My goal is that your child will be able to be at home or walk outside and pinpoint the contributions of Black people to our world. This connects with the philosophy that learning can take place anywhere.

I also want children get inspired by the information in the book and think of the infinite possibilities they have in life.  I hope this book encourages children to be innovators and change our world for the better.

Black History Inventors Easy and Fun Art Projects

Black History month is in February. This is a time to celebrate the contributions of black people to our world. In our household, my son and I learn black history year round. I am fortunate to be able to teach him black history because it is not taught within many our school districts. Today we will focus on black history inventors.

This black inventors t-shirt is available on Amazon! Click the image above to purchase the tee.

My son, Cory, loves doing science experiments and wanted to learn about black history inventors and their inventions. For example, it was fascinating for him to learn that Lewis Latimer invented the carbon filament for the light bulb. This invention made the light bulb shine longer and brighter. Mr. Lewis worked very closely with Thomas Edison.

Hands-On Learning

I try to think of hands-on projects to help my son remember black history facts. Therefore, we decided to make replicas of the inventions we read about through art. Below are some of the art projects my son completed.

Black History Inventors Art Projects

One of the first black history inventors we learned about was Benjamin Banneker. At the age of 20, he took a watch apart to study the pieces and to find out how it works. In 1753, at the age of 22, he built a wooden clock from his discoveries. Many people came all over to see his clock, as it kept perfect time for more than 50 years.

To celebrate Mr. Banneker, we decided to make our own clock. Below is how we did it…

Build Your Own Clock

Materials Needed:

  • Paper Plate
  • Scissors
  • Paint
  • Paintbrush
  • Glue
  • Black Marker
  • Construction paper (2 different colors)
  • Paper Brad


  • Have your child build their own clock like Mr. Banneker.
  • Have your child paint the paper plate.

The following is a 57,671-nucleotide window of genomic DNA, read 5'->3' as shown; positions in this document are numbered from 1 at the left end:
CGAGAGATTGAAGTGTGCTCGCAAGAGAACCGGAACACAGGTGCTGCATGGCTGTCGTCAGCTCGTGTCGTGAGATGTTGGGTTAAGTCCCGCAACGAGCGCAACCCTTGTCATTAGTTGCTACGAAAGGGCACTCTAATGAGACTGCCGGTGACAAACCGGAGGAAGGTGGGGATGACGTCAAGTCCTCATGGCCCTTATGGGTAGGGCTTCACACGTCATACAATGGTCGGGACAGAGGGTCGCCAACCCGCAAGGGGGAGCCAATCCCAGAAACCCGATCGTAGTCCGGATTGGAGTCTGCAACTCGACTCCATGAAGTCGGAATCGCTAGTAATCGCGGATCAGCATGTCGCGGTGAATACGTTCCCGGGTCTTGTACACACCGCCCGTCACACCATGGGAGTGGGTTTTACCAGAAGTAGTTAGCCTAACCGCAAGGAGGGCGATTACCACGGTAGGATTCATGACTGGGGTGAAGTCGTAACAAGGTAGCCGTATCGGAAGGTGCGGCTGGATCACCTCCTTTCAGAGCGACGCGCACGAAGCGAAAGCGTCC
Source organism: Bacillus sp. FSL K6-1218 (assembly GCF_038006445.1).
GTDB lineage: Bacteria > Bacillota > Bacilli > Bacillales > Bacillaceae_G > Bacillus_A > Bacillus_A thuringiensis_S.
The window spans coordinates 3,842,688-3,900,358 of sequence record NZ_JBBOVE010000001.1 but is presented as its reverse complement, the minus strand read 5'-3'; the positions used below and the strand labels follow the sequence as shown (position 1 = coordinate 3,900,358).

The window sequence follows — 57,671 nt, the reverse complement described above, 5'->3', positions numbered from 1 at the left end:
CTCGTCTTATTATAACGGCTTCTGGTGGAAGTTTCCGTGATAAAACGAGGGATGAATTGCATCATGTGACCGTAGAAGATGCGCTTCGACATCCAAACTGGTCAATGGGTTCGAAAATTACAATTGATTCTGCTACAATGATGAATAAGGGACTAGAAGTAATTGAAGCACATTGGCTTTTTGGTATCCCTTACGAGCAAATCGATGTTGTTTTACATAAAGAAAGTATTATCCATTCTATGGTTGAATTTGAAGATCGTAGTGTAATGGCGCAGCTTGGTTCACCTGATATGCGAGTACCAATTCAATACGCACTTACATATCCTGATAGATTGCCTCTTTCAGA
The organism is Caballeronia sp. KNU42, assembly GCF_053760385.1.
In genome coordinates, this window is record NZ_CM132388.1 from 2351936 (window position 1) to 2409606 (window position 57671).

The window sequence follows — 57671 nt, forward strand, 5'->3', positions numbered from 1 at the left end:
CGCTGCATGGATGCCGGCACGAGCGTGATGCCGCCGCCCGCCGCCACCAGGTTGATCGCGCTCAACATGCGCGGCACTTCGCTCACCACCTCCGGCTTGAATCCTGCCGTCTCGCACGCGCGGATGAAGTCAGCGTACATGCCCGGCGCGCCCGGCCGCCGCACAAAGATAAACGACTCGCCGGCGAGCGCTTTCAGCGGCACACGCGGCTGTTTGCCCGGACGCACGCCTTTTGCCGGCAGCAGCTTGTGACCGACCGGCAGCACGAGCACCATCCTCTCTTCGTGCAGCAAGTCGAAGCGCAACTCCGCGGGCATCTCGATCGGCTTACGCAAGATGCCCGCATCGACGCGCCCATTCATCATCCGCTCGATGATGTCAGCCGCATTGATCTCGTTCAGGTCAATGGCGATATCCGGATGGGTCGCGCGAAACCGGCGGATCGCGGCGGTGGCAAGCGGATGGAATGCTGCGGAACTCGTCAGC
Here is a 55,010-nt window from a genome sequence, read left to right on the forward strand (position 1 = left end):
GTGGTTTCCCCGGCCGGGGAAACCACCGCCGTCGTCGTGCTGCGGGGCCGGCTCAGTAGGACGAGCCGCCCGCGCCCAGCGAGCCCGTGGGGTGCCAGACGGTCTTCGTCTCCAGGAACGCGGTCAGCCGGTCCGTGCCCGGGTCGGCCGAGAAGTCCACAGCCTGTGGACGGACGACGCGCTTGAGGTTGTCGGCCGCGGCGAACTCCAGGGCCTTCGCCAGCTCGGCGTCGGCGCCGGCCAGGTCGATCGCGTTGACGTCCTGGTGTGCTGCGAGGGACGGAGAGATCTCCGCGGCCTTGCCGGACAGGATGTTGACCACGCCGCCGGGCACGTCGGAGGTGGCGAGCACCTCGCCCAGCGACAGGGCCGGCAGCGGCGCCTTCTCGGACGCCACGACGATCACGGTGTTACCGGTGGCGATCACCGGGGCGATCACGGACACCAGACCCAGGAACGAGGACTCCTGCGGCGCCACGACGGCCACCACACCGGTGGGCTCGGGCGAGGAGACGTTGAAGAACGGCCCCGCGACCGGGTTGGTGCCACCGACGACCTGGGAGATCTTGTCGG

Cory paining the paper plate.
  • Draw a long and short clock handle on the construction paper.
    • This will represent the hour and minute hands.
  • Cut the handles out of the construction paper
These are the handles for the clock.
  • On another piece of construction paper, write numbers 1-12
  • Cut the numbers out individually and paste them on the clock
  • Poke a hole in the center of the paper plate
  • Insert the paper brad through the hour hand, minute hand, and the hole in the center of the paper plate.
  • Secure the paper brad by separating the tines of the legs and bend them over to secure the paper.


Here’s my son’s completed clock.

Another inventor we learned about was Phillip Downing. He created the street letter box, which was a tall metal box with a secure hinged door to drop letters. Before his invention, people who wanted to send mail had to go to the Post Office. The hinged door on the metal box prevented rain and snow from entering and damaging the mail. His invention allowed for people to drop their mail off near their home and to be picked-up by a mail carrier.

Our project below honors Mr. Downing’s contributions to our world…

Make Your Own Letter Box

Materials Needed:

  • Small or Medium sized cardboard box
  • Scissors
  • Blue sheets of construction paper.
  • Glue or Tape
  • Marker


  • Explain to your child that Philip Downing created the street letter box to save us a trip to the Post Office and to prevent our mail from becoming damaged.